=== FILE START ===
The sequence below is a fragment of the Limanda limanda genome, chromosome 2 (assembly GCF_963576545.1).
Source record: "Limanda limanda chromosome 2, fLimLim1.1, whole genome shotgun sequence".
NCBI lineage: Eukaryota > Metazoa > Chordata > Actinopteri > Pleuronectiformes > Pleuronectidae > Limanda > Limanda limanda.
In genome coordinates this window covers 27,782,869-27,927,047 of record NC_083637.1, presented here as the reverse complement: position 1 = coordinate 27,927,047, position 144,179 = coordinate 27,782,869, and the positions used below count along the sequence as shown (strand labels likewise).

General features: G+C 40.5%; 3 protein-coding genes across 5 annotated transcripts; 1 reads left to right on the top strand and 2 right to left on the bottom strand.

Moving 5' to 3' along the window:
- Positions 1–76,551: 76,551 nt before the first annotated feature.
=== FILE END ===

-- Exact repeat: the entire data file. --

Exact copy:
The sequence below is a fragment of the Limanda limanda genome, chromosome 2 (assembly GCF_963576545.1).
Source record: "Limanda limanda chromosome 2, fLimLim1.1, whole genome shotgun sequence".
NCBI lineage: Eukaryota > Metazoa > Chordata > Actinopteri > Pleuronectiformes > Pleuronectidae > Limanda > Limanda limanda.
In genome coordinates this window covers 27,782,869-27,927,047 of record NC_083637.1, presented here as the reverse complement: position 1 = coordinate 27,927,047, position 144,179 = coordinate 27,782,869, and the positions used below count along the sequence as shown (strand labels likewise).

General features: G+C 40.5%; 3 protein-coding genes across 5 annotated transcripts; 1 reads left to right on the top strand and 2 right to left on the bottom strand.

Moving 5' to 3' along the window:
- Positions 1–76,551: 76,551 nt before the first annotated feature.